Investing your SMSF in property can be a rewarding experience, with a number of benefits for those who follow the rules. However, there are traps to avoid, with the authorities cracking down on rule breakers.
SMSFs are generally prohibited from borrowing money. However, under an exemption for “limited resource” borrowing it is possible to borrow to invest in a property if the following conditions are met:
- Borrowing must be for a ‘single acquirable asset’ such as a single property, and not one held under several titles, such as a commercial building and land;
- The asset must be held in trust for duration of the loan and only the asset bought can be used as security;
- The fund’s trust deed must allow for investing in direct property, as well as being within the parameters of the fund’s investment strategy.
Benefits of using your fund
Property is generally considered a long-term investment and as such, is perfectly suited to the long-term nature of SMSF investments. Using a SMSF with a number of members’ funds increases the amount of money available for investing, while having a ‘bricks and mortar’ asset allows for direct control rather than buying shares, for example.
SMSFs also provide asset protection since no claim against the super fund trustee can result in a claim on other fund assets. Should the fund default, the value of the acquirable asset, such as the property, is the maximum amount available for creditors.
For business owners, it is possible to buy your business premises and lease the property back from the fund. Unlike residential property investments, the fund can rent or lease the property back to a business run by fund members or a relative, although it must be acquired at market value.
Tax concessions are another attraction, with a maximum tax rate paid by the SMSF on rental income only 15 per cent. Future capital gains are concessionally taxed at only 10 per cent after one year and zero in pension phase.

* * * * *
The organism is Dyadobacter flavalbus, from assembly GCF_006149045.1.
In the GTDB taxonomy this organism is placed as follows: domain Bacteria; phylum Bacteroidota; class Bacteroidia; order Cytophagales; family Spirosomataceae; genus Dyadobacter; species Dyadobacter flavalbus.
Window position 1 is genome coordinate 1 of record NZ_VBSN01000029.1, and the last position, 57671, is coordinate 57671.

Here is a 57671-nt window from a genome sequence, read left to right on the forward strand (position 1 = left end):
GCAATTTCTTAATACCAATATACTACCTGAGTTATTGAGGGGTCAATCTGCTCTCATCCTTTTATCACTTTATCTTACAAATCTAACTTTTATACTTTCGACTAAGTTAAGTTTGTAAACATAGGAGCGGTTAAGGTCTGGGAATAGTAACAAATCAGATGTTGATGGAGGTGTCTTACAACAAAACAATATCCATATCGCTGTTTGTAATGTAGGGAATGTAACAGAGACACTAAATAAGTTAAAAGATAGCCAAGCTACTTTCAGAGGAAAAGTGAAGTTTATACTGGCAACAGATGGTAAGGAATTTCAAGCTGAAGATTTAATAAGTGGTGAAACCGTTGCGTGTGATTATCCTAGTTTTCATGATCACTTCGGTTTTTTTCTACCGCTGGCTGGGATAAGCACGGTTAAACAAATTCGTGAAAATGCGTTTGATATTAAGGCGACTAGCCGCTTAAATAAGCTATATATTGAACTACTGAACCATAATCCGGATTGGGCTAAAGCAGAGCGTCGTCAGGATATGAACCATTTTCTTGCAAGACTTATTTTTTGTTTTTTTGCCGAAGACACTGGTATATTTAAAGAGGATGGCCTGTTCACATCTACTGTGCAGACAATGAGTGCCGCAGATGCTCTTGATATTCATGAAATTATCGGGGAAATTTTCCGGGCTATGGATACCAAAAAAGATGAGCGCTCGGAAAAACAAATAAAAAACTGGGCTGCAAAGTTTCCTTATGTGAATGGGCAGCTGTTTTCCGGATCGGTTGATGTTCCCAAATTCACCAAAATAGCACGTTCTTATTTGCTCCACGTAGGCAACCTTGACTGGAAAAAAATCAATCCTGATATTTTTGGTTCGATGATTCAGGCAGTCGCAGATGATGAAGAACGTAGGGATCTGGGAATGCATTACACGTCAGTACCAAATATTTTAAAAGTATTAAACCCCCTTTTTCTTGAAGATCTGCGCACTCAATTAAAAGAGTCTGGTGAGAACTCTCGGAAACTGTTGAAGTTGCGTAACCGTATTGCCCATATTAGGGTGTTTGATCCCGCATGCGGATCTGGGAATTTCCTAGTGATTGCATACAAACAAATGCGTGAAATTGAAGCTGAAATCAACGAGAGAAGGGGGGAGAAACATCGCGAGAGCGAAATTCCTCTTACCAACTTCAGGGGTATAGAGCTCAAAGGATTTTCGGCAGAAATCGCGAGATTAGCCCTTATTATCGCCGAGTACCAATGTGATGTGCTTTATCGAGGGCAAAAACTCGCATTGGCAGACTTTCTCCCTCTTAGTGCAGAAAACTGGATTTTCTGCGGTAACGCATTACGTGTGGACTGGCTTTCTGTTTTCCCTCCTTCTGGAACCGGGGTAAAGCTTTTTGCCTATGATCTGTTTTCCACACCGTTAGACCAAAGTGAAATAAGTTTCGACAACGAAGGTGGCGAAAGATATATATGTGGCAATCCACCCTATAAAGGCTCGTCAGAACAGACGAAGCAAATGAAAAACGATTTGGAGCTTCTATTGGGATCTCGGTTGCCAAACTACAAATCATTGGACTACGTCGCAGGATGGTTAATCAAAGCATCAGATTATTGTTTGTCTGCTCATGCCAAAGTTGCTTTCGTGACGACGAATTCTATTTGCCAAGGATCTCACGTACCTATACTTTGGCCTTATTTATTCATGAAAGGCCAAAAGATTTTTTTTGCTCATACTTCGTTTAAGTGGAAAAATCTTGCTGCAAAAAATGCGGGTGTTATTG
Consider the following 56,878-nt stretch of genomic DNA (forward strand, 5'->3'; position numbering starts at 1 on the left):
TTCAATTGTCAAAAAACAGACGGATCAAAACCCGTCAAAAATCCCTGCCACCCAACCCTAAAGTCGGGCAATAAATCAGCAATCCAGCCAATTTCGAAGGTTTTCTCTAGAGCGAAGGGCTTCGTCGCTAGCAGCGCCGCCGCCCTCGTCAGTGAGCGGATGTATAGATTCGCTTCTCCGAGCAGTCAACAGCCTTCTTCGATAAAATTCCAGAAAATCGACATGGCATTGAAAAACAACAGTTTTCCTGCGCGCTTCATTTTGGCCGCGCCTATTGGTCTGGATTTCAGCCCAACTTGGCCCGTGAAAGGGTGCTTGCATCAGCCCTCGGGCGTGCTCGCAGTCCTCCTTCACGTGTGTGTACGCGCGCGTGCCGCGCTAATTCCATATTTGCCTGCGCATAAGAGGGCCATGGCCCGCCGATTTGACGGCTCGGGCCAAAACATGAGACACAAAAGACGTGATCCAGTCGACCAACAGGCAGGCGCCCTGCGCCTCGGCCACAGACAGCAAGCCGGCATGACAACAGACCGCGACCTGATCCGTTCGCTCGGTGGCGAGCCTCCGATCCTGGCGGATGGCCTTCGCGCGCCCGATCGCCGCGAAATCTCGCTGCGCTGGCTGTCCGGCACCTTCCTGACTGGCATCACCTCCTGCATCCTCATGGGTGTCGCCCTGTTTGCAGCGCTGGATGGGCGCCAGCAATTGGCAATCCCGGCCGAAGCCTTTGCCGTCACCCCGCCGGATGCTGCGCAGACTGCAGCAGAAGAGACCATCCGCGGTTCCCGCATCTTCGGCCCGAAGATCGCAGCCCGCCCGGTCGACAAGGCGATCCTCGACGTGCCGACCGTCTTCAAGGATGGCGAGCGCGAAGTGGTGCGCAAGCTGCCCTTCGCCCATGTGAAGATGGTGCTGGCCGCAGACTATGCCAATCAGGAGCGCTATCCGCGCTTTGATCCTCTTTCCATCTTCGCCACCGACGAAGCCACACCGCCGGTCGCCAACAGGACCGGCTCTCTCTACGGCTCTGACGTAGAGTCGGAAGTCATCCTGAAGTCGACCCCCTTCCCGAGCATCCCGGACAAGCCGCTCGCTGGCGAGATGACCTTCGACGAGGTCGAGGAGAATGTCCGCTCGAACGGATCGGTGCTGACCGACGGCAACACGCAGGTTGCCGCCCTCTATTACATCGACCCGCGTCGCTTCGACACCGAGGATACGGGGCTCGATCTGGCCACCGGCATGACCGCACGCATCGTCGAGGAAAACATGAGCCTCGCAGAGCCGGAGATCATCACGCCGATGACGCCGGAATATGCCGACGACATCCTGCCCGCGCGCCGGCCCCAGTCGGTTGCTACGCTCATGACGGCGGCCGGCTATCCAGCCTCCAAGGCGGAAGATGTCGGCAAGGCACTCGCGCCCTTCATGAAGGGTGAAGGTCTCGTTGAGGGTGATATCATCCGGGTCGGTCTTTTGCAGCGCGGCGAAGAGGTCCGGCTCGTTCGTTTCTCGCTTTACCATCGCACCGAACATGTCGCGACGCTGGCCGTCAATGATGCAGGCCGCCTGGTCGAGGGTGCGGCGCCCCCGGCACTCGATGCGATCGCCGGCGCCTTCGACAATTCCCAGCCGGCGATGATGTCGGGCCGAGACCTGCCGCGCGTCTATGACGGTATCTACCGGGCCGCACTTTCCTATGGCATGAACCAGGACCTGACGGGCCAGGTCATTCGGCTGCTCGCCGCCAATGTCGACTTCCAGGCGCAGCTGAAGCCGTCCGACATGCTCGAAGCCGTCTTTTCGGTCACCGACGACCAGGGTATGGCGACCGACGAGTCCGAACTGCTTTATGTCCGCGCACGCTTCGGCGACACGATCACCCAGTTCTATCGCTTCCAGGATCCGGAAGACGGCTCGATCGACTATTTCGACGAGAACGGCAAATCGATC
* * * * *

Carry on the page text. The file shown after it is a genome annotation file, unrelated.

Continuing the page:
A DIY fund can also be a co-investor in property with a member, in which case the fund and member own the property directly as tenants in common with any rent being paid to the trustee.
Traps of investing your SMSFs
Due to the single acquirable asset rule, any major change to the asset, such as putting a building on a vacant block of land, will make it ineligible as a single loan cannot fund two assets.
There are also regulations concerning making improvements, with funds allowed to borrow for maintenance and repair but not improvements that substantially increase value.
Funds are now allowed to finance improvements with other fund resources and not borrowings, but the fundamental character of the property must be retained.
Should the property suffer major damage such as from fire or flood, rebuilding the property with new materials is acceptable, provided it is funded for separately. Yet should the fund wish to convert a damaged house into an apartment complex, the loan would have to be immediately repaid.
Insurance is another issue, so trustees should have appropriate public liability insurance in the event of an on-site accident or death at the property.
Negative gearing is not as attractive for SMSFs due to the limited 15 per cent tax deduction for losses, compared to owning a property as an individual.
And remember to treat the property acquisition like any other, by doing normal building checks and ensuring it is a sound long-term investment.
Finally, SMSF-owned properties cannot be used for private purposes, so forget about using it as a holiday home.
- Can you finance the loan repayments, particularly if contribution caps continue to fall?
- What happens in the event of the death or incapacity of a fund member?
- Does the property meet the definition of a single acquirable asset?
- Who is the property being purchased from? Only business property can be purchased from a related party and not residential property.
- Is the property being held wholly and exclusively for business purposes? Who is it being rented to?
- Further considerations if setting up an SMSF
Taxation considerations and SMSF investment rules are general and based on present taxation laws, rulings and their interpretation as atthe date of this article. You should seek independent professional tax advice before making any decision based on this information.